‘For Colored Girls’ from the world’s only (?) white, Jewish Tyler Perry fan.

By Scott Mendelson

hollywoodnews.com: For the record, I have not seen the original play For Colored Girls Who Have Considered Suicide When the Rainbow is Enuf. This is my first exposure to this material and should be treated as such. Anyway, as a film, For Colored Girls represents only a token departure for Mr. Perry. The film is basically the classic Perry melodrama. Again we are treated to African-American women who have been beaten down by life, but like most Perry stories, these tales have little to do with race and only a token amount to do with class. But this one is stripped down to its bare essentials. There is no real comic relief of any kind. There are no religious overtones and reassuring gospel music. There are no knights in shining armor to save the proverbial day. In fact, there isn’t really much of a narrative beyond the establishment of each woman’s respective crisis and whether or not there is any resolution at the end. It is a tone poem, and thus works best as a piece of performance art.

Perry’s neat trick is to turn the film into a quasi-musical, with the monologues from the show serving as ‘musical numbers’. Each actress gets one or two of these little monologues, and it’s a clever way to insert the overly obtuse original text into a conventional piece of narrative fiction. Yes, the film kinda stops in its tracks whenever someone starts into their respective poem, but it indeed feels like a conventional film musical, where a character stops in their tracks to sing about their feelings. This allows the rest of the film to generally avoid over-the-top melodrama and hysterics. Yes, there are moments of emotional grandstanding and spirited arguments, but they are relatively rare and always life-size. There’s a great scene in the otherwise mediocre Why Did I Get Married Too when Tyler Perry and his wife (Sharon Leal) have an argument involving fidelity that never rises above a whisper. Perry seems to have taken that moment to heart, as many of the more openly emotional moments are delivered as low-key as possible. Of course, this makes the third-act moments of full-bodied emotion that much more potent. Even a second-act scene of shattering violence is staged more for tension and suspense than emotional manipulation.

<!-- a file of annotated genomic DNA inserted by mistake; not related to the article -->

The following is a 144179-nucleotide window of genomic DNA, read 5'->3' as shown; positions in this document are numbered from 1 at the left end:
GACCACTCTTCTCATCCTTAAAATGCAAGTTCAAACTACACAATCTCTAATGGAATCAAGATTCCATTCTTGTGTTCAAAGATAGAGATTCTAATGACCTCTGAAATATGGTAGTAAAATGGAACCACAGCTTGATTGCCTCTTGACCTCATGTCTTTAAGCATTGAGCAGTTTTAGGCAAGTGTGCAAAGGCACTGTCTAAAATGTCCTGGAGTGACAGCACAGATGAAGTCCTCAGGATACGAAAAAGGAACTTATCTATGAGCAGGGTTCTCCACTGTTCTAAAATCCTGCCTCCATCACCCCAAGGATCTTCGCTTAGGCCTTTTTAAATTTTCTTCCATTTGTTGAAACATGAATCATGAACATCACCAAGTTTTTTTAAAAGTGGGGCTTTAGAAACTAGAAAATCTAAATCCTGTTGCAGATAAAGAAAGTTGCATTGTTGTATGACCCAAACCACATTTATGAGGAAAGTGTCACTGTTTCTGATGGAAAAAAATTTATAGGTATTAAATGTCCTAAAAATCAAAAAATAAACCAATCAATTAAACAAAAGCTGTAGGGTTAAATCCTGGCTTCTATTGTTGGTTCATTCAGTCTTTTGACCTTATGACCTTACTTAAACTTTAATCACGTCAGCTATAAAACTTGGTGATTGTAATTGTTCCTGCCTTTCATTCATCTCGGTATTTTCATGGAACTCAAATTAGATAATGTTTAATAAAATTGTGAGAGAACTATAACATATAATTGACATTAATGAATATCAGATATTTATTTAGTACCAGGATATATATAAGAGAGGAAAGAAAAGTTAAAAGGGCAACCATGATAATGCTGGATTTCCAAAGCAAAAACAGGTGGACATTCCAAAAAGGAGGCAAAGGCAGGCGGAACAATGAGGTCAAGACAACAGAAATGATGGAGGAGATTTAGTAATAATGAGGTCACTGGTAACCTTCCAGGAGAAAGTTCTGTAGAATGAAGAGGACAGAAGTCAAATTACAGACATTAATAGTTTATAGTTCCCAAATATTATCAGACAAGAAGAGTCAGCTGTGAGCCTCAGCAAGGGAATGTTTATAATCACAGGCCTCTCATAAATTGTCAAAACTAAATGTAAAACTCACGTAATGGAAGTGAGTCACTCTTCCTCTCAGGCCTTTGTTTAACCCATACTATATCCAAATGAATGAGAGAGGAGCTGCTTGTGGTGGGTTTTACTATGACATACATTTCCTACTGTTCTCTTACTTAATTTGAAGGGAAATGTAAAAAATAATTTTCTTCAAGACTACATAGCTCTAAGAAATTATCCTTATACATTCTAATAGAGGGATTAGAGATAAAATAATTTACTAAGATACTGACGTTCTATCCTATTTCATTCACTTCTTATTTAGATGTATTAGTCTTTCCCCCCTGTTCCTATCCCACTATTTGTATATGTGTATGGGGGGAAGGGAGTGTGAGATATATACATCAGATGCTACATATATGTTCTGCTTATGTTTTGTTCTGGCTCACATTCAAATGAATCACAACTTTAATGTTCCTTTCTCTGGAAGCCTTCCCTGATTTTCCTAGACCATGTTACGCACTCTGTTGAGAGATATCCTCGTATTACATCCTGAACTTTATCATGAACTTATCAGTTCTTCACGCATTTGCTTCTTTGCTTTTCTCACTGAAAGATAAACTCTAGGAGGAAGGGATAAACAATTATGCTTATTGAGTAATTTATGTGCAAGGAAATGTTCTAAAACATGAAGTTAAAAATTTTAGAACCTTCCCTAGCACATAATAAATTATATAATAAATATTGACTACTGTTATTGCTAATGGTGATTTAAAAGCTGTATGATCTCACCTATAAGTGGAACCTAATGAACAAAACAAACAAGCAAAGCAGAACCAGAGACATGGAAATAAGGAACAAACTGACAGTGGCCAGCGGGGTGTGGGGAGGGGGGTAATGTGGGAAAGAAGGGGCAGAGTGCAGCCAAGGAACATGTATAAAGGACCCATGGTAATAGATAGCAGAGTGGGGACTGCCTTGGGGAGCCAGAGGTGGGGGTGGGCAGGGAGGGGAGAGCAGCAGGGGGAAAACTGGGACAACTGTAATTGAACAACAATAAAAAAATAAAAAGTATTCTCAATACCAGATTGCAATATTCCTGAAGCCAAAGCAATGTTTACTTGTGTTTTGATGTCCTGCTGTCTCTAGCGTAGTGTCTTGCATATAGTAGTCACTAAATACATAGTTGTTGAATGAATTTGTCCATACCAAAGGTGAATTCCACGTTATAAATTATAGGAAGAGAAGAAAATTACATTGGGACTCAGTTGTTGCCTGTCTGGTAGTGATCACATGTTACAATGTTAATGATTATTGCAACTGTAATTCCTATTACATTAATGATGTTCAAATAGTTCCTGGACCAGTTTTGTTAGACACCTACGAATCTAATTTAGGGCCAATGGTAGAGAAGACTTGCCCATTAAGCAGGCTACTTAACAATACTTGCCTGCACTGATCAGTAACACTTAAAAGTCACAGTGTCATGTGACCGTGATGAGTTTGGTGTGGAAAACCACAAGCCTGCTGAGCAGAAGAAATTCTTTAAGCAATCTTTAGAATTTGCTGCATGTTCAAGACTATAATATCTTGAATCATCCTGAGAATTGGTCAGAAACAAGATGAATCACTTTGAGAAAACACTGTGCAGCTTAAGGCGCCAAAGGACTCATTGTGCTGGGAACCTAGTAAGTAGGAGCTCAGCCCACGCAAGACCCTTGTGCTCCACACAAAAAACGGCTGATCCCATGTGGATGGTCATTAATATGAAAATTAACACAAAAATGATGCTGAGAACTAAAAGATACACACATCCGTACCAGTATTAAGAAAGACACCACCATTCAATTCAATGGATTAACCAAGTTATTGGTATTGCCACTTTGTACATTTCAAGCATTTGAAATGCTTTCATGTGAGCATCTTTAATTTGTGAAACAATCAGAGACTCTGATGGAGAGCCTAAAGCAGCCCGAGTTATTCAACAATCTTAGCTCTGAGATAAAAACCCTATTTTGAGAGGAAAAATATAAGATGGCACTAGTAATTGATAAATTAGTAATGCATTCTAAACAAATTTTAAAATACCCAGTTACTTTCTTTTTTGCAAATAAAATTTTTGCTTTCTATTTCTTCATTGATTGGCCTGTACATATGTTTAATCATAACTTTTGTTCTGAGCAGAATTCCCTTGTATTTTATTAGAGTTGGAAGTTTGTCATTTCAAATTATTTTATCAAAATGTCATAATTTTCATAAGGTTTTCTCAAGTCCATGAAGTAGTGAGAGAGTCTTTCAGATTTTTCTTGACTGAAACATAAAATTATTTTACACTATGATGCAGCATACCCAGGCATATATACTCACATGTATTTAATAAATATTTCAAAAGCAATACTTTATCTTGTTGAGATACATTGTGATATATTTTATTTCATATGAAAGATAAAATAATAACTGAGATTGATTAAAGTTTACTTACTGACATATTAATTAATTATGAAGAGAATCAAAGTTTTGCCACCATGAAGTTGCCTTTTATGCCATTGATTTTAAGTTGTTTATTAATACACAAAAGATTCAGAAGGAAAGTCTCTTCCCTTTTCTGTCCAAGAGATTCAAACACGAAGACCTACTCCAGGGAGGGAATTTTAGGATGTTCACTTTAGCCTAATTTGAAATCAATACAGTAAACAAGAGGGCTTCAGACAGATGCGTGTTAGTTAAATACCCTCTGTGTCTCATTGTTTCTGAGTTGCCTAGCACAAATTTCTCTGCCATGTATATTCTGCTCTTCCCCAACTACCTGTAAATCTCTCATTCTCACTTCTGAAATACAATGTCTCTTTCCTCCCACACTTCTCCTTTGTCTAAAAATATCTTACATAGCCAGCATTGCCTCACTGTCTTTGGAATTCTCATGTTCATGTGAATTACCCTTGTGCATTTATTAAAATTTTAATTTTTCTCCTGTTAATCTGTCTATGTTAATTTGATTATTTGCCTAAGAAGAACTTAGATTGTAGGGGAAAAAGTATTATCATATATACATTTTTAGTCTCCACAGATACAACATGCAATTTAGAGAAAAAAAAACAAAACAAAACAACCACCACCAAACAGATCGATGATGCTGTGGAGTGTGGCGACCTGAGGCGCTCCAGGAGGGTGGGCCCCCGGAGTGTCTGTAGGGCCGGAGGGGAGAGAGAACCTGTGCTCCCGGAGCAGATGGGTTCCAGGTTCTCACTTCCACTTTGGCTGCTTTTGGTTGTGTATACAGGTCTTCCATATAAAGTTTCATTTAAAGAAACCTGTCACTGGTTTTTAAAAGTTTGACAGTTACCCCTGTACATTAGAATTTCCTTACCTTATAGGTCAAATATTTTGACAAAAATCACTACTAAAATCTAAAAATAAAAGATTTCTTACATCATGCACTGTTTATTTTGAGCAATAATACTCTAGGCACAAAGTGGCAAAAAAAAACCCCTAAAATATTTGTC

If it needs to be said, all of the actresses are relatively superb. Janet Jackson is the weakest of the bunch, but she is also given the least heavy lifting (she’s certainly better here than in the Why Did I Get Married series). Loretta Devine is a joy to watch as always, and one of the few bright moments come when she decides to stop being ashamed of her bumpy love life and use it as a teachable moment for the at-risk women she mentors. Whoopi Goldberg does solid work as a fanatical religious cult member who has scarred her daughters (Thandie Newton and Tessa Thomson) in horrible ways (if you’ve ever seen a Tyler Perry film, you can probably guess). I’d say her work is a revelation, but I’ve seen her play stone-cold evil on a 2006 episode of Law and Order: Criminal Intent.

Anika Noni Rose gets the film’s best monologue, as she laments her shock that the theoretical rapist that she had always feared was not a guy with a mask in the bushes, but someone she trusted. Kerry Washington plays a sympathetic social worker who ends up intersecting with several of the other characters. Phylicia Rashad plays the un-elected mother hen of the group, and while her work is fine, she suffers from playing the closest thing to a saintly character. Finally, Kimberly Elise gets the meatiest role, as she has to deal with her alcoholic boyfriend and the devastating effects that the relationship has on her and her children.

As for the men, they are both villainized and humanized. The most outwardly noble male character is Washington’s boyfriend (Hill Harper), as the social worker and her police officer boyfriend struggle with her inability to conceive. As a cop, he too mingles with the rest of the characters, and although he is a somewhat thin character, he shows moments of empathy. Only two of the male characters cross the line into out-and-out villainy, and at least one of them is given a moment of empathetic regret, as he realizes that he can never ever be a good person after his respective actions. That the men in this world aren’t sketched out that much isn’t really a flaw, as the film really isn’t about them anyway.

The film shows its roots as a stage play, as the majority of the film is a series of verbal confrontations. As a flowing narrative, it is a bit choppy. But it works as it was intended: a tone poem that showcases several terrific actresses who are given material worthy of their talents. Like The Family That Preys (still my favorite Perry production), For Colored Girls shows Tyler Perry willing and able to play around in different sandboxes. In adapting someone else’s material, Perry is forced to abandon some of his comedic vices. There are no class stereotypes, no homophobic moments, and no making comedic light of reprehensible behavior. He may never become an out-and-out great filmmaker. We may lament that Perry pretty much represents mainstream African-American filmmaking all-by himself, which in turn forces him to meet an unfair standard of being an all-encompassing ambassador (that’s certainly not his fault). But he continually makes interesting movies that shine a spotlight on under-employed actors and actresses.

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